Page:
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Know Your Farmer, Know Your... Salsa?
by Benjamin Harrison
Know Your Farmer, Know Your... Salsa?
From corporate to country to Arkansas' Salsa Queen with Garden Girl Farm Fresh Market
Posted by Benjamin Harrison
20th September 2020
Somewhere out there
After a 20 year career as a public relations specialist with Domino’s Pizza, Cheryl Anderson had gotten all of the traveling out of her system and decided to come back home to Arkansas to revitalize her grandmother’s farm.
“It’s amazing,” she laughs. “Mr Monaghan (the founder and CEO of Domino’s), and this was in the 80s, made a Domino’s Pizza mobile store. It was a food truck before there were food trucks.”
At the time, Domino’s had roughly 300 locations, and the mobile store was designed for on-site taste testing and word-of-mouth marketing.
“It was a great time,” says Cheryl. “Eventually, we got an IndyCar and sponsored the IndyCar race, so we’d take the mobile store to the Indy. We’d have this captive audience and sell pizzas.”
Cheryl has lived in thirteen states and traveled to all but eight. “I knew it was time to get a little bit closer to mom and dad and, you know, so I moved back.” She spent some time on the West Coast, but “it was too big for me,” says Cheryl.
“It tastes different every time, every season.”
- Cheryl Anderson, Garden Girl
The farm has never been closer.
Still, being an Arkansas native, Cheryl always felt a pull toward agriculture, and she currently farms an acre on her grandmother’s old farm just outside Pleasant Plains.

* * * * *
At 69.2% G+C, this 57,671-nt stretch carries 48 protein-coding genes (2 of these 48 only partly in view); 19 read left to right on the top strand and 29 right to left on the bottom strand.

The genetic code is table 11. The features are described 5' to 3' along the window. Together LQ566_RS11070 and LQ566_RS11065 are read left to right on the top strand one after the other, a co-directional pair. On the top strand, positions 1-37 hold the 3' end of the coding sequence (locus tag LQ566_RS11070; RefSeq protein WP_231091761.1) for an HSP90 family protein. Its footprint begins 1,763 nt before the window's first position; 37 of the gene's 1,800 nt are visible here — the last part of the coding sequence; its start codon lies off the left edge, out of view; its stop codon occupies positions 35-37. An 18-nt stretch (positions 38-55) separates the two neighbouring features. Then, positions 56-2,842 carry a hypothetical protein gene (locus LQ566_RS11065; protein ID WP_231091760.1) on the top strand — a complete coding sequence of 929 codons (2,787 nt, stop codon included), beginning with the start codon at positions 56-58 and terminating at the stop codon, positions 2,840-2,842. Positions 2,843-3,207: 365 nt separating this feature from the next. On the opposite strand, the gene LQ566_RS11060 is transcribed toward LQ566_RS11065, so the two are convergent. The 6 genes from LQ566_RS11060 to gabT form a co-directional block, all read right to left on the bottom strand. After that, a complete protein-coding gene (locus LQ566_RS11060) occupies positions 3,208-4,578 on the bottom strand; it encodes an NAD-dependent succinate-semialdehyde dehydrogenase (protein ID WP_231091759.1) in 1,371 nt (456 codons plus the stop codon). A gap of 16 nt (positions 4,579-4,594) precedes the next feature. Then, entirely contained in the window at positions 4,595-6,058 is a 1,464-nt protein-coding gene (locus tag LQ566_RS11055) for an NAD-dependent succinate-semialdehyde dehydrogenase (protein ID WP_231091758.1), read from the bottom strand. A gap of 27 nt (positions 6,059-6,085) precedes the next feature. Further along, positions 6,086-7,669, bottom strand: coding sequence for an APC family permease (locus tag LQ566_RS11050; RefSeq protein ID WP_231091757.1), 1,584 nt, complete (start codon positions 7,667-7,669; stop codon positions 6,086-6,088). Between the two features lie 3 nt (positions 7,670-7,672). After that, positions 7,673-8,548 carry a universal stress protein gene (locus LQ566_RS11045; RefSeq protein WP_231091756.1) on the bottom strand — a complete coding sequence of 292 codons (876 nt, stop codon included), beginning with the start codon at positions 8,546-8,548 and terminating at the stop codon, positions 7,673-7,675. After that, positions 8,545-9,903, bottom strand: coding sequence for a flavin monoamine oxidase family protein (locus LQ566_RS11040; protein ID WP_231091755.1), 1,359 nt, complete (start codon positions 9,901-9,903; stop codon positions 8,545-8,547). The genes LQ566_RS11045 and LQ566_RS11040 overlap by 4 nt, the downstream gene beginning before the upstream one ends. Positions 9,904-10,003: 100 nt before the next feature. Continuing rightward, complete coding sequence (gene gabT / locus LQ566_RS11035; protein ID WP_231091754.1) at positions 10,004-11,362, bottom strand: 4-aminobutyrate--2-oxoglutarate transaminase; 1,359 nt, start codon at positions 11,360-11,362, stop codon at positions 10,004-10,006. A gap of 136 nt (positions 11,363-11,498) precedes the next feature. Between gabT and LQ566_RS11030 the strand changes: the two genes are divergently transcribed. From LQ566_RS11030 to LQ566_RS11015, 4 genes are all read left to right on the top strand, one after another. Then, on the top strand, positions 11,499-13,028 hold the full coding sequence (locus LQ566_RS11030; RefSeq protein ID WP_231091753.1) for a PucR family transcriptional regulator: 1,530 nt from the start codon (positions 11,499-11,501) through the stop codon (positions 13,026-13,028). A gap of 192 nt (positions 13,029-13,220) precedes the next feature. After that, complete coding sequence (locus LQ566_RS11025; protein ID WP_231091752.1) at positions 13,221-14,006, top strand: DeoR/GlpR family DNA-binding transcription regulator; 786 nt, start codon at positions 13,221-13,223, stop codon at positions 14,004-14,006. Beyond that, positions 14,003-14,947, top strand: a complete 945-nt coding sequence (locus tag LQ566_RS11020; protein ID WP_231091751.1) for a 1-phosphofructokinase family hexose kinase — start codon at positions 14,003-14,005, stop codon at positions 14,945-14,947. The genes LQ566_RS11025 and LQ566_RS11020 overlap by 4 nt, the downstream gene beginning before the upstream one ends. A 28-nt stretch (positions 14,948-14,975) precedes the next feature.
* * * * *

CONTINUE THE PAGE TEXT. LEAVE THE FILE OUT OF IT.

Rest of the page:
There’s a sizable high tunnel that allows her to extend the growing season on ingredients for her Garden Girl Salsa. “I get early tomatoes, and then I do lettuces all year round.”
Cheryl sells produce at her farm stand, Garden Girl Farm Fresh Produce, but it has been affected by the pandemic.
In 2019, however, she began working with the University of Arkansas, having attended a seminar in Camden where she met the team from Innovation Kitchen, located in Fayetteville.
Innovation Kitchen helps small food producers overcome the state and federal legal hurdles of launching a food business. “They invited me up,” says Cheryl. “So I went through the interview process, and they said, ‘We'll help you get prepared to make it up here.’ ”
Making salsa is a time-consuming process. It takes hours to prepare and bake the tomatoes, peppers, and onions she uses in Garden Girl's Homemade Chunky Salsa. “And, you know,” says Cheryl, “it tastes different every time, every season.”
She makes sure to emphasize that on her label. “It's more of a sweet sauce, not spicy hot. I can make it hot; I found a dehydrated jalapeño, but you have to go through the whole process with the health department to get it approved, PH and things like that.”
Although she's retired from the hustle and bustle of corporate life, the rural lifestyle keeps Cheryl busy. She takes care of her mother in the evenings, commuting between her farm in Pleasant Plains and Desha, AR. “Her health has declined the last few years,”says Cheryl, “so I knew she needed a little extra help.”
Still, retirement lends some leisure, or maybe Cheryl is just an energetic soul. She has volunteered at other local farms, like Arkansas Natural Produce, in Hot Springs, and small food stores like the Bramble Market. She even offered to make some deliveries for FareMarket, so, you know, maybe be on the lookout for Garden Girl.
Right now, you can get a jar of Garden Girl Chunky Salsa practically free. All first-time customers get $15 off their first order of $50 or more. Just use code FARE_WELL at checkout.
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